Native American Flute at a Papal Mass?!? To Play or Not to Play...
"So a Native American Flute Player and the Pope Walk into a Baseball Stadium…"
Out of the blue one day, I received an email asking if I would be willing to play Native American Flute with a World Music group that had been invited to participate in a Papal Mass. Pope Benedict (since retired) was planning his first trip to the U.S. and was going to say his first Mass at Washington Nationals Ballpark in D.C.
At the time, I was living close to D.C. in Maryland, so travel was not an issue. I spoke with the Music Director of the group, who was a fine blues singer. She had put together a good bunch of musicians, some of whom I knew and had worked with before. Of course, a Papal Mass would be quite the spectacle and should at least be interesting.
So far, so good.
Photo by Sung Shin on Unsplash
But I still had a tough time accepting the gig. The Catholic Church, like all of the Christian Churches really, has an abysmal record in its dealings with Indigenous Peoples all over the planet. The stories about abuse of Native Americans in Church Missions and Schools are horrific. Missionary tactics often amount to cultural genocide. Also, although my Mother had raised me as a proper little church goer and I had tried various flavored churches along the way, I had given it all up as a bad job some time before.
So I played the gig. Here’s why.
Maryland was founded as a Catholic colony. As a result, I had many Native American Indian friends who would go to Mass on Sunday morning, then dance their hearts out in the Tribal Dance Circle the rest of the day. I thought it might be meaningful for them to hear a Native Flute at the Papal Mass, perhaps even see someone in a Ribbon Shirt on the musicians’ platform. The Mass itself turned out to be one of the most fascinating experiences I have ever had as a musician. But more about that in a little while.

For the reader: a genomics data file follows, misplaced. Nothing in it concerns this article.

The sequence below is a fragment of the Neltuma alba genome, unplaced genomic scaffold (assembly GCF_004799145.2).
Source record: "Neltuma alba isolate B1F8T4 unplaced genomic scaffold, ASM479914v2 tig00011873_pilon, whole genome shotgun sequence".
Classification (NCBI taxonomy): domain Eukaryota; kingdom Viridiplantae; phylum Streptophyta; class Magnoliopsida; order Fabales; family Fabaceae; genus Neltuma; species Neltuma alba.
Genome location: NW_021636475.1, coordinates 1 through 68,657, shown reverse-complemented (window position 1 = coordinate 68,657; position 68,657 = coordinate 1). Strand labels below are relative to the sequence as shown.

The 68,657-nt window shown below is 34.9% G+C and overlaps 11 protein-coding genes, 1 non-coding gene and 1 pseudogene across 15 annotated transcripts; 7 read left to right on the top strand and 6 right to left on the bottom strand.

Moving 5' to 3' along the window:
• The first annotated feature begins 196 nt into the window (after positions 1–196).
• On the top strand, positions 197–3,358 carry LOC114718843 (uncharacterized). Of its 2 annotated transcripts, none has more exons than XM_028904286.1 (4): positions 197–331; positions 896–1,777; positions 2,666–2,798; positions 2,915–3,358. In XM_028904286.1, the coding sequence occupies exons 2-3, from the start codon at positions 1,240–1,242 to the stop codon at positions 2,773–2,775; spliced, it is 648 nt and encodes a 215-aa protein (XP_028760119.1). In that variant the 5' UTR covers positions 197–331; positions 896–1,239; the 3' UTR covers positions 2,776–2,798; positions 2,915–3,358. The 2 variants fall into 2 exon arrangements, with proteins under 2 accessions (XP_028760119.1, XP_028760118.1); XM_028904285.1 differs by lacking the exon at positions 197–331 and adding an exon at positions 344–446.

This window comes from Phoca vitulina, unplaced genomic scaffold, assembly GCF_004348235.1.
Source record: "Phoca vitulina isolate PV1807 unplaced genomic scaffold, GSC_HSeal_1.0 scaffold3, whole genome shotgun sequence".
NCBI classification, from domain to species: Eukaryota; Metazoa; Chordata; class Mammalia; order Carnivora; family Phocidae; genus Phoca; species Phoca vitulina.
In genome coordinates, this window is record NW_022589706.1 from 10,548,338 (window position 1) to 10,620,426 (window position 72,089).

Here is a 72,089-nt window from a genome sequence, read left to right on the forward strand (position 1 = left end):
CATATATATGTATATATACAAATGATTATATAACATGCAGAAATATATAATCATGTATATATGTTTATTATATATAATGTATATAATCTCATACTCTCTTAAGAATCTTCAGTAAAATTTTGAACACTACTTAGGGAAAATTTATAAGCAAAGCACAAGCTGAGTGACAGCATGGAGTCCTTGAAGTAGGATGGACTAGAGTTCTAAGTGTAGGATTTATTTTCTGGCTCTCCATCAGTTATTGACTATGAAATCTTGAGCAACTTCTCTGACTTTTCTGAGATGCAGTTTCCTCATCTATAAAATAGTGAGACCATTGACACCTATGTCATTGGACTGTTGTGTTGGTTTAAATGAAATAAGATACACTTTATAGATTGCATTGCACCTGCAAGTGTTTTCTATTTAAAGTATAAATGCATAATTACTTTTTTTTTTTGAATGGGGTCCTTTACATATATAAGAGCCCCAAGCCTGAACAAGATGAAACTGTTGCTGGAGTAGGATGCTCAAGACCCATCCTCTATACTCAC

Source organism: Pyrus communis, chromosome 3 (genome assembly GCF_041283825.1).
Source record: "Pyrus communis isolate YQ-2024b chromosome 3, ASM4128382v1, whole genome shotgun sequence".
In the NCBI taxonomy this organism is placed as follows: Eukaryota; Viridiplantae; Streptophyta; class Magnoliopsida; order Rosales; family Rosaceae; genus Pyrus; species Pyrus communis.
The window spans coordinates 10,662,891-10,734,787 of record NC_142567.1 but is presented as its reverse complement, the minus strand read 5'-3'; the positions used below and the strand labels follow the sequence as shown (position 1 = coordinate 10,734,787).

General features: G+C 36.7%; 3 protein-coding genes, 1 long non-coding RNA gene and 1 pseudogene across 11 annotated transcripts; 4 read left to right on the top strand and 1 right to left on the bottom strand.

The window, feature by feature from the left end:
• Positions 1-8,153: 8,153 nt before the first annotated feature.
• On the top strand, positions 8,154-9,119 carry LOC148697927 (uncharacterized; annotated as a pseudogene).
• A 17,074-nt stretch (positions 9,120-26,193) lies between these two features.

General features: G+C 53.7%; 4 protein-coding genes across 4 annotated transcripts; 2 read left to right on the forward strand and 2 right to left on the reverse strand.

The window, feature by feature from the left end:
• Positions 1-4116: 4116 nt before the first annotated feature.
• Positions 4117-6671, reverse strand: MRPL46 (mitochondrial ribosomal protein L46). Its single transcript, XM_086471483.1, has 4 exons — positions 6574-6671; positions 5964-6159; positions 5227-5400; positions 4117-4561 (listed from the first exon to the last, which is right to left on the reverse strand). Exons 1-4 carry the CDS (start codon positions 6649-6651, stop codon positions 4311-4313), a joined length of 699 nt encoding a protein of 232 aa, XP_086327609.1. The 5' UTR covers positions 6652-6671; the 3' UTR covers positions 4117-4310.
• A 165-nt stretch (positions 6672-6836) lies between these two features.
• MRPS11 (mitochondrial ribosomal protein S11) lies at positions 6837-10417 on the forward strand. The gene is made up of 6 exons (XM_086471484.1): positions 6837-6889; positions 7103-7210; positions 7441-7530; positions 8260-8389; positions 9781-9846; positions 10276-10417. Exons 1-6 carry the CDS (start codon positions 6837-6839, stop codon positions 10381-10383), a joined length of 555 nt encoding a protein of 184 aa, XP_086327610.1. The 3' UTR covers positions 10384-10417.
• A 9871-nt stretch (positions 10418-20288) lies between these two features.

First, another Papal Mass. A few years later, there was a new Pope, Francis, who was scheduled to do an important Mass in Washington, this time on the campus of Catholic University. Again, I was invited to play Native Flute. Francis was born in Argentina, is the first Pope born in the Americas and was already known to be progressive on some issues. So far, so good.
But at some point in the process, I realized that at this Mass, Francis planned to canonize Junipero Serra, the founder of the infamous California mission system in the 1700’s.
Serra and his missions were directly responsible for the enslavement and deaths of many thousands of California Indians. The missions, along with later California and U.S. Government policies caused the literal extermination of some California tribes and brought cultural genocide for many others. The few survivors struggle to this day with multi-generational trauma disorders at the individual, family and tribal level.
photo by James Lee on Unsplash
Deborah Miranda provides a detailed and moving account in her tribal memoir, Bad Indians.
I could not participate in making Serra into a Saint when it would be more appropriate for him to be tried posthumously for crimes against humanity. The Priest with whom I was communicating said he appreciated and accepted my view point. He also said he would like to have lunch sometime to talk about it. I was willing but, no real surprise, that was the last I ever heard from him.